Zhang C.-T.,Tongxiang Forestry Services Station |
Zhu X.-L.,Tongxiang Forestry Services Station |
Zhu X.-L.,Zhejiang Agriculture And forestry University |
Cai K.-F.,Tongxiang Forestry Services Station |
Yu Y.-G.,Tongxiang Forestry Services Station
Beijing Linye Daxue Xuebao/Journal of Beijing Forestry University | Year: 2010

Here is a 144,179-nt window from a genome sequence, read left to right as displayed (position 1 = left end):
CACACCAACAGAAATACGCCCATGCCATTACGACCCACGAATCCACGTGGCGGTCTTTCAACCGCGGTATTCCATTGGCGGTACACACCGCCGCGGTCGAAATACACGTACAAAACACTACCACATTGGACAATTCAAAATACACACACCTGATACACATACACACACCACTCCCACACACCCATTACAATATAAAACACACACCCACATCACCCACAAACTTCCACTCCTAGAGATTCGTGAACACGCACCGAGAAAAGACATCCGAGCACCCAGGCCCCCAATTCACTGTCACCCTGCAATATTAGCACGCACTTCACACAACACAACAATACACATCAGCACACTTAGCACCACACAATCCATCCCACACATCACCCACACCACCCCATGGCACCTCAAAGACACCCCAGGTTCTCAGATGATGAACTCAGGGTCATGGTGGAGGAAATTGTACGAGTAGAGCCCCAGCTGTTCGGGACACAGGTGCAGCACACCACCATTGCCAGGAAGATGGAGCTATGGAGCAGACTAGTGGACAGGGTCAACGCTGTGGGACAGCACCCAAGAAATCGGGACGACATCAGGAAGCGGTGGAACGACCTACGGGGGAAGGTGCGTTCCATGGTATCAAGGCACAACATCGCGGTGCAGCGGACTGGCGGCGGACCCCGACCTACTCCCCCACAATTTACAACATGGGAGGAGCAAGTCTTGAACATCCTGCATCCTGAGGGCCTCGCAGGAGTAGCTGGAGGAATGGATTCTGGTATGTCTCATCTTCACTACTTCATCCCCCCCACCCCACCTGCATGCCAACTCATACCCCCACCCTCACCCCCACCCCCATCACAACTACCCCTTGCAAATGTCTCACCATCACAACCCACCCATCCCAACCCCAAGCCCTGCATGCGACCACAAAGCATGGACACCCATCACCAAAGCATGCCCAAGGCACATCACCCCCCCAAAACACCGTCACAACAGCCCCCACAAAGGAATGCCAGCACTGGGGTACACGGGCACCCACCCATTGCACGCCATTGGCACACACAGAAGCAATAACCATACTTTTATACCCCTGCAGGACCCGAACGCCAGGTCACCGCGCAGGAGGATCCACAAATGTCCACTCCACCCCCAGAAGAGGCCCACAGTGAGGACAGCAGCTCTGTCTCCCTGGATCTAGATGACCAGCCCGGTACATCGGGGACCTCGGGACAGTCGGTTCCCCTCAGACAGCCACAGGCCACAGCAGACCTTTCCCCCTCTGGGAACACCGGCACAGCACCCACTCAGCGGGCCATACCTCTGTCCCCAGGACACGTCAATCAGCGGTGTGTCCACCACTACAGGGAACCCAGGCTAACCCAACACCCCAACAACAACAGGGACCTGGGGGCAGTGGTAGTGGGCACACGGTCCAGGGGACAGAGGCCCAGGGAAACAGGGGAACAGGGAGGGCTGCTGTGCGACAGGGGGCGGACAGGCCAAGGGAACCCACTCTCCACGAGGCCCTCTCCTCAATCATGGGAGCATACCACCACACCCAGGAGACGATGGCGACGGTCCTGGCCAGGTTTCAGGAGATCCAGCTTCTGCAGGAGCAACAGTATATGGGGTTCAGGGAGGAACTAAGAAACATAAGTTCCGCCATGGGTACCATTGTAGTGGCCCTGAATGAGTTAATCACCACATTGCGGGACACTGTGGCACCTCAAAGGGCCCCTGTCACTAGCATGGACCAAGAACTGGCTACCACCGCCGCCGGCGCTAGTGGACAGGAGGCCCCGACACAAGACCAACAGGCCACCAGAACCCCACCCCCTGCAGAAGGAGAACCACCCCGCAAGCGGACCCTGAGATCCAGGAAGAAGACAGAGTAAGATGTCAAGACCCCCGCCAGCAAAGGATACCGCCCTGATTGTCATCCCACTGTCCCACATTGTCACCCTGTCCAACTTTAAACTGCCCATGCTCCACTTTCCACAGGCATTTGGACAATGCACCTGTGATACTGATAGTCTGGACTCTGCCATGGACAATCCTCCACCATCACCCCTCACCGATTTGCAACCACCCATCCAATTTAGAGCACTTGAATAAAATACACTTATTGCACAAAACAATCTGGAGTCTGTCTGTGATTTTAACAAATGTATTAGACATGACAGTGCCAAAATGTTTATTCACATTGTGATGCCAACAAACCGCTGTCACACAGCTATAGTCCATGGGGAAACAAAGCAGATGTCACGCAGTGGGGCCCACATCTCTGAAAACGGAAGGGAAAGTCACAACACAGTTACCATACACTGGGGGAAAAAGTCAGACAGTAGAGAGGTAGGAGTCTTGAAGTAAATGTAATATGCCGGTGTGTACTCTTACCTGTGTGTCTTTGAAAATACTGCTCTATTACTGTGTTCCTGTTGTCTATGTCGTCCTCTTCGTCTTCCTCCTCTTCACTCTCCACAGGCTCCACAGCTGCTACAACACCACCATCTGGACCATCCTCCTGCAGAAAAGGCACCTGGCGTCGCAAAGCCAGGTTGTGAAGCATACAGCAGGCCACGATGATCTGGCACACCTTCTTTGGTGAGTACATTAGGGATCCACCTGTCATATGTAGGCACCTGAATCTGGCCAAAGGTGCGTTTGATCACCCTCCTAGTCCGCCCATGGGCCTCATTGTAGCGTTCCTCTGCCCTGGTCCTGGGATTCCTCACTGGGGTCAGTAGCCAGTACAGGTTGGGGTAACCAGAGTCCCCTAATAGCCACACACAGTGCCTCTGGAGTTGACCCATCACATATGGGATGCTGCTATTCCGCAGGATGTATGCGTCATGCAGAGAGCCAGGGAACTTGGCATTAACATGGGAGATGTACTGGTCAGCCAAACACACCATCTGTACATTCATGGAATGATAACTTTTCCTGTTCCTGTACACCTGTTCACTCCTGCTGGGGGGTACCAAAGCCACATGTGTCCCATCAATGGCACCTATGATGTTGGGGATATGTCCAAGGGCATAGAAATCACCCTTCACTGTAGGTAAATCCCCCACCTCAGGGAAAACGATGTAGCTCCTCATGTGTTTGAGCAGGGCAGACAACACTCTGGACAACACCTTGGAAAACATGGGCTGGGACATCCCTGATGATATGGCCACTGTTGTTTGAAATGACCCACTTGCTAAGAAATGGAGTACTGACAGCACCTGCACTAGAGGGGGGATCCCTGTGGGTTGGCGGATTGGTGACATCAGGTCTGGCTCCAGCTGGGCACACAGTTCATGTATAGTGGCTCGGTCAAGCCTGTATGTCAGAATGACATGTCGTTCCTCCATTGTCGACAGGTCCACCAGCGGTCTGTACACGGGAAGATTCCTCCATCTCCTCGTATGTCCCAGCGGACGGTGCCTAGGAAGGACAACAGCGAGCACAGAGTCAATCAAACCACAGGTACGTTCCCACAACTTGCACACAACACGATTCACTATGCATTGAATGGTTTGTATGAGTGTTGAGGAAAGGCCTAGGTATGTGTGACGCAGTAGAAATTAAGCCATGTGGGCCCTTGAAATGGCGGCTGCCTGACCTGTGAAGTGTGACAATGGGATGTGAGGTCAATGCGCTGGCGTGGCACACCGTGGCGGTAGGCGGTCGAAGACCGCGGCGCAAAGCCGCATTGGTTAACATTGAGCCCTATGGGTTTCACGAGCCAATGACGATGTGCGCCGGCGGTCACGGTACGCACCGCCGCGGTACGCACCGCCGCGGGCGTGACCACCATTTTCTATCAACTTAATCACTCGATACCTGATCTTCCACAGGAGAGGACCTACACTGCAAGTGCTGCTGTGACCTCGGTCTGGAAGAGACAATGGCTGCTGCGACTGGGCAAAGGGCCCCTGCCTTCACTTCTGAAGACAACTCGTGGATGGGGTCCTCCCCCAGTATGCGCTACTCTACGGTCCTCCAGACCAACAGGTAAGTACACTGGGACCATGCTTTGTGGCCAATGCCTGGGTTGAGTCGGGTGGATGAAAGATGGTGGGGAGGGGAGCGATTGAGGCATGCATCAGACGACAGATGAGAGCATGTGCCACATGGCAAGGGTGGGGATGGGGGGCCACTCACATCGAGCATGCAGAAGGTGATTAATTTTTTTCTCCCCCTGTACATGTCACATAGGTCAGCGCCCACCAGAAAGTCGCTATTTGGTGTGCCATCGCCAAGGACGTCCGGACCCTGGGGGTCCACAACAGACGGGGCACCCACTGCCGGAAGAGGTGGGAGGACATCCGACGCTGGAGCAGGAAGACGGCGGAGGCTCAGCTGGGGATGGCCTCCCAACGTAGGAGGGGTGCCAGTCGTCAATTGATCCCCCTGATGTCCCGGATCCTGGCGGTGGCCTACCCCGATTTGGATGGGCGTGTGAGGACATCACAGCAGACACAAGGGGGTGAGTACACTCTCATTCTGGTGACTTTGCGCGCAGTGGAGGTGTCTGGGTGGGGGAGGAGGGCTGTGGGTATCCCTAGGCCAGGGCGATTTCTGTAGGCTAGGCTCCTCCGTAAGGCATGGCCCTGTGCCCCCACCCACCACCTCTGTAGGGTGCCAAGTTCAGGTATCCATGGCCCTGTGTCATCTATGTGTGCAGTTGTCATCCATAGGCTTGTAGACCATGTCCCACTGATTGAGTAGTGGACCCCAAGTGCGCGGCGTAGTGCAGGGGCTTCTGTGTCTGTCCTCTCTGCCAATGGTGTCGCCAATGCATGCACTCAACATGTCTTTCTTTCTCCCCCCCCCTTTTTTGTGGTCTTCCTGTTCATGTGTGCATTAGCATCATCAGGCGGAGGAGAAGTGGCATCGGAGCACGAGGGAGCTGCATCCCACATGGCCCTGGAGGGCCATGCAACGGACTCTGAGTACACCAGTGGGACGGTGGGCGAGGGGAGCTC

The grass species, Carex nemostachys, C. chungii, C. brunnea and C. tristachya, were selected to investigate their shade-tolerance, with Reineckia carnea as control. Their morphological and physiological characteristics, i. e. lengths and widths of leaves, chlorophyll content (Chl a+b), the chlorophyll a/b ratio (Chl a/b), photosynthetic light-response curves and chlorophyll fluorescence, were investigated. There were no significant differences in leaf width when the degree of shade ranged from 0 to 90%; leaf length, Chl a+b, Fv/Fm, Fv/F0 and Fv'/Fm' increased; but Chl a/b, the light compensation point (LCP) and qN decreased. The maximum Chl a+b occurred in C. chungii and C. tristachya under 75% shade, while the minimum Chl a/b occurred in C. chungii and C. tristachya under 75% and 50% shade, respectively. The maximum light saturation point (LSP) of C. brunnea, C. chungii and C. tristachya occurred under 50% shade, while that of C. nemostachys appeared without any shade. Under 75% shade, R. carnea had the highest LSP. Results indicated that among the five plant species, C. brunnea was the most shade-tolerant, followed by R. carnea, C. nemostachys, C. tristachya and C. chungii. Among these species, C. brunnea and C. nemostachys are better adapted to changes in light intensity than the other three species. Therefore, C. nemostachys should be selected as greening and beautifying species for both stagnant water areas and areas with changing water levels (i. e. reservoirs and rivers). C. brunnea could be used as a greening species under strong shade, such as undergrowth, the north side of buildings and open spaces under bridges. The other two species, C. tristachya and C. chungii are recommended for planting at the margin of evergreen broad-leaved forests, as roadside grasses and with hillside shrubs, due to their weak shade-tolerance.